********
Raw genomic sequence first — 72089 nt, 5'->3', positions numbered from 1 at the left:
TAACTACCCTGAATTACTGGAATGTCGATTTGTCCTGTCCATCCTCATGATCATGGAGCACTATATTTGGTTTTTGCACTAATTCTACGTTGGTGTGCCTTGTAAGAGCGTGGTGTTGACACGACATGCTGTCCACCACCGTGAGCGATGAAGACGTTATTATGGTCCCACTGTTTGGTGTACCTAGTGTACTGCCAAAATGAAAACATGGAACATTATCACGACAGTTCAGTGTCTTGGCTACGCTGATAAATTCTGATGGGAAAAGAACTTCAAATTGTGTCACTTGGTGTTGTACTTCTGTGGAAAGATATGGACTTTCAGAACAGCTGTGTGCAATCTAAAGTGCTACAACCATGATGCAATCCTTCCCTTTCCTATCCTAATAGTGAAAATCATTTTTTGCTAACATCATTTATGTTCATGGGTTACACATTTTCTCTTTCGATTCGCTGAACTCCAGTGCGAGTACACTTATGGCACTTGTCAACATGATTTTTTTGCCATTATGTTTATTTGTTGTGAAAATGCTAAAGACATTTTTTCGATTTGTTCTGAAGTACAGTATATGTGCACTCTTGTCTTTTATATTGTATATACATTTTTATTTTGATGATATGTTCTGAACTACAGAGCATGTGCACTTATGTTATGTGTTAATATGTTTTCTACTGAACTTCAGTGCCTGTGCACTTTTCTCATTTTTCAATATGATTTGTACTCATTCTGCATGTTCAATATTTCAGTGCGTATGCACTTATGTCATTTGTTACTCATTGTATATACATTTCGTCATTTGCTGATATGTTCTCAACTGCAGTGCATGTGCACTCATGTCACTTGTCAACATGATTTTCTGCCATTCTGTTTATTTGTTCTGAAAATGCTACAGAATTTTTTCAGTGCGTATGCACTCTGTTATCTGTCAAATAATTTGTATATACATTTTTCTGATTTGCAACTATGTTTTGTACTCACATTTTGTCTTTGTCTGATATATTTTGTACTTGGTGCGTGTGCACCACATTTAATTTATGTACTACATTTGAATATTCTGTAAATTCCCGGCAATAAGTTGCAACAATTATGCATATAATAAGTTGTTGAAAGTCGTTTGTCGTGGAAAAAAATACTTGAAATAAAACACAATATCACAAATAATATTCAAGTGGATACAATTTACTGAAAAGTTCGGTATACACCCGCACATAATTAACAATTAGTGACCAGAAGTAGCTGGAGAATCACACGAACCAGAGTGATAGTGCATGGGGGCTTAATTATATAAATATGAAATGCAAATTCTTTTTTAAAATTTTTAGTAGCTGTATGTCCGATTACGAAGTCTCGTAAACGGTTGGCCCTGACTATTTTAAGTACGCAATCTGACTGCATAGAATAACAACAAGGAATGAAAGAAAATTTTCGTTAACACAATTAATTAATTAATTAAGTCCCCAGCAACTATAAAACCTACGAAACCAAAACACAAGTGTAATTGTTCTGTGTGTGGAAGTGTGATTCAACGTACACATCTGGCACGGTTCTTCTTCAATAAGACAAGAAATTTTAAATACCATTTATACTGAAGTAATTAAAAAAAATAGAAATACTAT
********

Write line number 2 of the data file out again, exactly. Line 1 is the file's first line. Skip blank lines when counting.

TAACTACCCTGAATTACTGGAATGTCGATTTGTCCTGTCCATCCTCATGATCATGGAGCACTATATTTGGTTTTTGCACTAATTCTACGTTGGTGTGCCTTGTAAGAGCGTGGTGTTGACACGACATGCTGTCCACCACCGTGAGCGATGAAGACGTTATTATGGTCCCACTGTTTGGTGTACCTAGTGTACTGCCAAAATGAAAACATGGAACATTATCACGACAGTTCAGTGTCTTGGCTACGCTGATAAATTCTGATGGGAAAAGAACTTCAAATTGTGTCACTTGGTGTTGTACTTCTGTGGAAAGATATGGACTTTCAGAACAGCTGTGTGCAATCTAAAGTGCTACAACCATGATGCAATCCTTCCCTTTCCTATCCTAATAGTGAAAATCATTTTTTGCTAACATCATTTATGTTCATGGGTTACACATTTTCTCTTTCGATTCGCTGAACTCCAGTGCGAGTACACTTATGGCACTTGTCAACATGATTTTTTTGCCATTATGTTTATTTGTTGTGAAAATGCTAAAGACATTTTTTCGATTTGTTCTGAAGTACAGTATATGTGCACTCTTGTCTTTTATATTGTATATACATTTTTATTTTGATGATATGTTCTGAACTACAGAGCATGTGCACTTATGTTATGTGTTAATATGTTTTCTACTGAACTTCAGTGCCTGTGCACTTTTCTCATTTTTCAATATGATTTGTACTCATTCTGCATGTTCAATATTTCAGTGCGTATGCACTTATGTCATTTGTTACTCATTGTATATACATTTCGTCATTTGCTGATATGTTCTCAACTGCAGTGCATGTGCACTCATGTCACTTGTCAACATGATTTTCTGCCATTCTGTTTATTTGTTCTGAAAATGCTACAGAATTTTTTCAGTGCGTATGCACTCTGTTATCTGTCAAATAATTTGTATATACATTTTTCTGATTTGCAACTATGTTTTGTACTCACATTTTGTCTTTGTCTGATATATTTTGTACTTGGTGCGTGTGCACCACATTTAATTTATGTACTACATTTGAATATTCTGTAAATTCCCGGCAATAAGTTGCAACAATTATGCATATAATAAGTTGTTGAAAGTCGTTTGTCGTGGAAAAAAATACTTGAAATAAAACACAATATCACAAATAATATTCAAGTGGATACAATTTACTGAAAAGTTCGGTATACACCCGCACATAATTAACAATTAGTGACCAGAAGTAGCTGGAGAATCACACGAACCAGAGTGATAGTGCATGGGGGCTTAATTATATAAATATGAAATGCAAATTCTTTTTTAAAATTTTTAGTAGCTGTATGTCCGATTACGAAGTCTCGTAAACGGTTGGCCCTGACTATTTTAAGTACGCAATCTGACTGCATAGAATAACAACAAGGAATGAAAGAAAATTTTCGTTAACACAATTAATTAATTAATTAAGTCCCCAGCAACTATAAAACCTACGAAACCAAAACACAAGTGTAATTGTTCTGTGTGTGGAAGTGTGATTCAACGTACACATCTGGCACGGTTCTTCTTCAATAAGACAAGAAATTTTAAATACCATTTATACTGAAGTAATTAAAAAAAATAGAAATACTAT